the current developments of our national life — practical men,
business men, corporation men, even plutocrats— were still hold-
Ing the reins. William C. Whitney was their master spirit. They
nominated again Grover Cleveland, the stolid high priest created
by their regime. Republicans and Germans elected him. and he
ruled four years. Each year he became less a Democrat, fur
ther from true sympathy with Democracy. All through his last
administration discontent smoldered and flickered. In l&Dd it
broke forth into a fierce flame. Chicago became the center of
This reaction of Democracy against itself came colncldently
with vast discontent among the people. Times were hard. Tho
country was In one of those ever recurring periods of stoppage
and distress, periods sure to follow epochs of elevation an.l
inflation as surely as winter follows summer. The two dis
contents—the political unrest of the sentimental under-do^
Democracy and the economic inflammation of a people wno
were savagely conscious of the disease and wildly seeking tha
remedy— came together. They met ajid blended in the Chicago
Convention of 1S96. They fused In the white heat of revolution.
Discontent needs nothing so much as a voice. Xothing but a.
voice can direct and lead It. A voice It is ready to fall down
Unconsciously to itself, the organized discontent of the
Democratic party at Chicago In 1S96 was seeking a voice which
should summon to its side all the unorganized discontent of
the masses. Suddenlythe voice appeared. It came as a potent
phrase-maker from the prairies. With its "cross of srold and
crown of thorns" It stood with outstretched hands, and tho
scepter was placed in them. The voice was Bryan.
From that day to this the party has remained true to its
instincts, and has made no serious effort to rid itself of the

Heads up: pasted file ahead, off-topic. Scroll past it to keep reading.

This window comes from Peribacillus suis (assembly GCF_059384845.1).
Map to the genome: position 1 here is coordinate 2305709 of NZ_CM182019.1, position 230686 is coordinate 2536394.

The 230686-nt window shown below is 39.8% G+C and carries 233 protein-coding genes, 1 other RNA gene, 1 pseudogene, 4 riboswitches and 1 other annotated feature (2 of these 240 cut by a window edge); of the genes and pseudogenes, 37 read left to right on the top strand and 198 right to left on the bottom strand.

leadership of the soothsayer. It has recognized the eternal
fitness of things by keeping as Its imperator the utterer of
epigrams, by preserving the dictatorship of the discontented ia
the hands of the chief declalmer.
• • •
All his life William Jennings Bryan has been fitting: himseir
for taking advantage of Just such an opportunity as that which
presented itself at Chicago. At college he strove for prizes as
a fledgling orator. He shone In the debating society. All h:s
instincts were toward leadership through the lips. To him all
the titanic forces of American statesmanship appeared to He in
the tongue. To this day his Ideal of the greatest American
may be found in a cheap lithograph hanging upon the walla of
his library In his home at Lincoln — Henry Clay In a long coat
and high collar passionately addressing: the Senate at Wash
ington. Well do we all know that the dominant »plrtt of
American life to-day is business. The people who produce,
fabricate, buy. sell, consume a greater bulk of commodities
than any other people of like numbers the sun shines upon
are not afraid of their calling, feel in nowise degraded by
they activities. They carry their dally impulse into their ra
tional ideals. They like public servants who can do business
who are wise in council, efficient in action, constant in con
Mr. Bryan has no such ideals. "With him the test of states
manship is ability to make a. speech. He has none but tried
and trusty speechmaUera about him. If elected President ho
will place an orator in every Cabinet post, send none but speil
binders abroad, turn all the post offices and collectorships over
to the good talkers. Under Bryanism civil service examina
tions will be resolved Into competitive debating: societies.
Mr. Bryan (Joes, well to cling to this ideal, because it is the secret~f
his power. The party Is like the man. It idealizes the declaimer I
was at Kansas City and sat for hours listening to speeches from men
I had never before heard of. I heard speeches in hotel corridors and